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Interviewer: Minnie B. Ross
Person Interviewed: Hannah Austin
When the writer was presented to Mrs. Hannah Austin she was immediately impressed with her alert youthful appearance. Mrs. Austin is well preserved for her age and speaks clearly and with much intelligence. The interview was a brief but interesting one. This was due partly to the fact that Mrs. Austin was a small child when The Civil War ended and too because her family was classed as “town slaves” so classed because of their superior intelligence.
Mrs. Austin was a child of ten or twelve years when the war ended. She doesn’t know her exact age but estimated it to be between seventy and seventy five years. She was born the oldest child of Liza and George Hall. Their master Mr. Frank Hall was very kind to them and considerate in his treatment of them.
Briefly Mrs. Austin gave the following account of slavery as she knew it. “My family lived in a two room well built house which had many windows and a nice large porch. Our master, Mr. Hall was a merchant and operated a clothing store. Because Mr. Hall lived in town he did not need but a few slaves. My family which included my mother, father, sister, and myself were his only servants. Originally Mr. Hall did not own any slaves, however after marrying Mrs. Hall we were given to her by her father as a part of her inheritance.
My mother nursed Mrs. Hall from a baby, consequently the Hall family was very fond of her and often made the statement that they would not part with her for anything in the world, besides working as the cook for the Hall family my mother was also a fine seamstress and made clothing for the master’s family and for our family. We were allowed an ample amount of good clothing which Mr. Hall selected from the stock in his store. My father worked as a porter in the store and did other jobs around the house. I did not have to work and spent most of my time playing with the Hall children. We were considered the better class of slaves and did not know the meaning of a hard time.
Other slave owners whipped their slaves severely and often, but I have never known our master to whip any one of my family. If any one in the family became ill the family doctor was called in as often as he was needed.
We did not have churches of our own but were allowed to attend the white churches in the afternoon. The White families attended in the forenoon. We seldom heard a true religious sermon; but were constantly preached the doctrine of obedience to our masters and mistresses. We were required to attend church every Sunday.
Marriages were conducted in much the same manner as they are today. After the usual courtship a minister was called in by the master and the marriage ceremony would then take place. In my opinion people of today are more lax in their attitude toward marriage than they were in those days. Following the marriage of a slave couple a celebration would take place often the master and his family would take part in the celebration.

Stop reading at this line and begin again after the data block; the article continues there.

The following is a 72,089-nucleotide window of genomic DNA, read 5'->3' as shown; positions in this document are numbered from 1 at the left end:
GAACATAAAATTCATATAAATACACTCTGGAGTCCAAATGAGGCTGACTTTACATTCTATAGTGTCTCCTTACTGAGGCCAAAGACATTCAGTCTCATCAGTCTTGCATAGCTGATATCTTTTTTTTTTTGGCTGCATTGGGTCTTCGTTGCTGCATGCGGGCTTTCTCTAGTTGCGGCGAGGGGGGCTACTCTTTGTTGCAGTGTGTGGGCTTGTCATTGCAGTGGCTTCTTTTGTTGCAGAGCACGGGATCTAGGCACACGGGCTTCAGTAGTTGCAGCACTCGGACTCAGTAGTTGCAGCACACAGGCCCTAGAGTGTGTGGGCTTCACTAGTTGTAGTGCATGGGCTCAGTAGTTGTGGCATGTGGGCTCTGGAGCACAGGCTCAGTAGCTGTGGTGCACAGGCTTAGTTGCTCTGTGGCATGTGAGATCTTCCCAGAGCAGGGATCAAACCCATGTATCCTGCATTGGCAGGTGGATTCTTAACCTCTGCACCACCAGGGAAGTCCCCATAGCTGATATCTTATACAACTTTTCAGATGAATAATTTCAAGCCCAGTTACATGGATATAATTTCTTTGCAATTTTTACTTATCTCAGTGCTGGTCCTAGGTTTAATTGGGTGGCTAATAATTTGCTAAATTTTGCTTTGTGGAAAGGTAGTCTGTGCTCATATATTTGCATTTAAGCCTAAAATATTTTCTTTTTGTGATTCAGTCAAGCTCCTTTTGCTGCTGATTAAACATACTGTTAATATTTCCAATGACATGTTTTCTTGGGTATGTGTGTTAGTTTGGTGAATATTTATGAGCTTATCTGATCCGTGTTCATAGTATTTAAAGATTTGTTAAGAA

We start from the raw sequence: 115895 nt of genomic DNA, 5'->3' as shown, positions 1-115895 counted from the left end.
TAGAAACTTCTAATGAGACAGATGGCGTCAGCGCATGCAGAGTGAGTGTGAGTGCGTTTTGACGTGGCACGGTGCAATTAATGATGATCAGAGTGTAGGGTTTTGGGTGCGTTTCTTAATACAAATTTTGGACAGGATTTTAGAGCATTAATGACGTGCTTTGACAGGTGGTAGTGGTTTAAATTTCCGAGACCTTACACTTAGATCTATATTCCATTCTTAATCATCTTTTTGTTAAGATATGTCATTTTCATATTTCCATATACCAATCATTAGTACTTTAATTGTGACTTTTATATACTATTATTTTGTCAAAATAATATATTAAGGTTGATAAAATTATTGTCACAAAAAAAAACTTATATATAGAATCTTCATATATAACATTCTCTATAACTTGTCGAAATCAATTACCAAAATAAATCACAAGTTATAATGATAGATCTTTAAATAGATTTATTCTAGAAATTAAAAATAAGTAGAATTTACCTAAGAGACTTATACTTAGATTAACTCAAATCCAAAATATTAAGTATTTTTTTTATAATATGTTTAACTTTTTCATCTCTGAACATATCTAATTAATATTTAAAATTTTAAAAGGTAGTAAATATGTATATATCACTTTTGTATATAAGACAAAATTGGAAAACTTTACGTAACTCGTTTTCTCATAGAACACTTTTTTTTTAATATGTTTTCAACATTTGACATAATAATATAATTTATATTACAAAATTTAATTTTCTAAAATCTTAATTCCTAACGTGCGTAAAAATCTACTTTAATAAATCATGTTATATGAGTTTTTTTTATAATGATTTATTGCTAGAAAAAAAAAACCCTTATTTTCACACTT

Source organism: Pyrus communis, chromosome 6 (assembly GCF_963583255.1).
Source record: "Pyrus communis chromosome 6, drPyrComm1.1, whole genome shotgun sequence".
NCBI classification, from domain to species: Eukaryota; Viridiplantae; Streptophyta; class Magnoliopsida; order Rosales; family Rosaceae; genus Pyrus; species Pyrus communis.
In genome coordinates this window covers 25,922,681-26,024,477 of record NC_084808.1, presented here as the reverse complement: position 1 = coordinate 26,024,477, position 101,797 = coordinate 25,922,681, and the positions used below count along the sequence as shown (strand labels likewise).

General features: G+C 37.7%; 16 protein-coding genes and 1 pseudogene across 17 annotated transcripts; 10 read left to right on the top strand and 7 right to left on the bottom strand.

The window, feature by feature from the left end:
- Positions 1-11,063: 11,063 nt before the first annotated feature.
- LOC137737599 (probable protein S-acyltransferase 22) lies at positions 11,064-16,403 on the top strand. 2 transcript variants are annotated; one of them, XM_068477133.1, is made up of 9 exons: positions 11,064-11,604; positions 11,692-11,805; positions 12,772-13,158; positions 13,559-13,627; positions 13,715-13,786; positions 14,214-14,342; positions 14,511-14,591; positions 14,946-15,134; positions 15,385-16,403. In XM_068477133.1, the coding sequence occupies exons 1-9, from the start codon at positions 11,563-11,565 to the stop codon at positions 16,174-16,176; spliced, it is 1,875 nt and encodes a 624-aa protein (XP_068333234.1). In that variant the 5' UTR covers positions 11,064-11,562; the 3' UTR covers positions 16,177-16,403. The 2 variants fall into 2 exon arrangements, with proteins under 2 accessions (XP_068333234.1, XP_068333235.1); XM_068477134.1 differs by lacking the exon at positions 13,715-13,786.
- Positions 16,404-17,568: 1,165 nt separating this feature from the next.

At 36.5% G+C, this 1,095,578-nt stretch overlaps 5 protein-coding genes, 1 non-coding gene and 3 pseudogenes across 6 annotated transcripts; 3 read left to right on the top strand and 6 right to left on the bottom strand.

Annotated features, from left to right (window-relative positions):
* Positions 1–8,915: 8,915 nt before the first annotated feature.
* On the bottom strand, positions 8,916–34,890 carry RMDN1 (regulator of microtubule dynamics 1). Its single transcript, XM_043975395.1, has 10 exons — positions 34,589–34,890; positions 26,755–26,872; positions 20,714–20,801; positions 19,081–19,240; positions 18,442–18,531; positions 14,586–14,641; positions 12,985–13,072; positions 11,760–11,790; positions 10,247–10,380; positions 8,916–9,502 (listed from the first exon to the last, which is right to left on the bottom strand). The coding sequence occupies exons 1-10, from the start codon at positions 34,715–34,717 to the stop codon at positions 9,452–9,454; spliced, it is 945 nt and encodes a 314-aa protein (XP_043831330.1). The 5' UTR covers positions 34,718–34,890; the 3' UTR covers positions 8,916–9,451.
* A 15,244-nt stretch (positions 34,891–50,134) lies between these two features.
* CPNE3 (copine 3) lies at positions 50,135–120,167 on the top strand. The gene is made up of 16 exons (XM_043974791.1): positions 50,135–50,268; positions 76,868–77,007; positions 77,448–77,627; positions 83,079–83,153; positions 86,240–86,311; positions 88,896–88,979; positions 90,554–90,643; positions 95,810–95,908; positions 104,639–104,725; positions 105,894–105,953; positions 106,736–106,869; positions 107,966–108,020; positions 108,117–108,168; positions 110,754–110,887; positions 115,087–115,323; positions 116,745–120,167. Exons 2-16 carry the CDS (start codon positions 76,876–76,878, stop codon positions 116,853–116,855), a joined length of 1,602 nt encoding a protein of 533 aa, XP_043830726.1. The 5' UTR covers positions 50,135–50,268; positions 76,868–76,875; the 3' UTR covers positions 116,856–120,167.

I remember hearing my mother and father discuss the war; but was too young to know just the effect the war would have on the slave. One day I remember Mr. Hall coming to my mother telling her we were free. His exact words were quote—”Liza you don’t belong to me any longer you belong to yourself. If you are hired now I will have to pay you. I do not want you to leave as you have a home here as long as you live.” I watched my mother to see the effect his words would have on her and I saw her eyes fill with tears. Mr. Hall’s eyes filled with tears also.
Soon after this incident a Yankee Army appeared in our village one day. They practically destroyed Mr. Hall’s store by throwing all clothes and other merchandise into the streets. Seeing my sister and I they turned to us saying, “Little Negroes you are free there are no more masters and mistresses, here help yourselves to these clothes take them home with you.” Not knowing any better we carried stockings, socks, dresses, underwear and many other pieces home. After this they opened the smoke house door and told us to go in and take all of the meat we wanted.
On another occasion the mistress called me asking that I come in the yard to play with the children”. Here Mrs. Austin began to laugh and remarked “I did not go but politely told her I was free and didn’t belong to any one but my mama and papa. As I spoke these words my mistress began to cry.
My mother and father continued to live with the Halls even after freedom and until their deaths. Although not impoverished most of the Hall’s fortune was wiped out with the war”.
Mrs. Austin married at the age of 16 years; and was the mother of four children, all of whom are dead. She was very ambitious and was determined to get an education if such was possible. After the war Northern white people came south and set up schools for the education of Negroes. She remembers the organization of the old Storrs School from which one of the present Negroes Colleges originated.
Mrs. Austin proudly spoke of her old blue back speller, which she still possesses; and of the days when she attended Storrs School.
As the writer made ready to depart Mrs. Austin smilingly informed her that she had told her all that she knew about slavery; and every word spoken was the truth.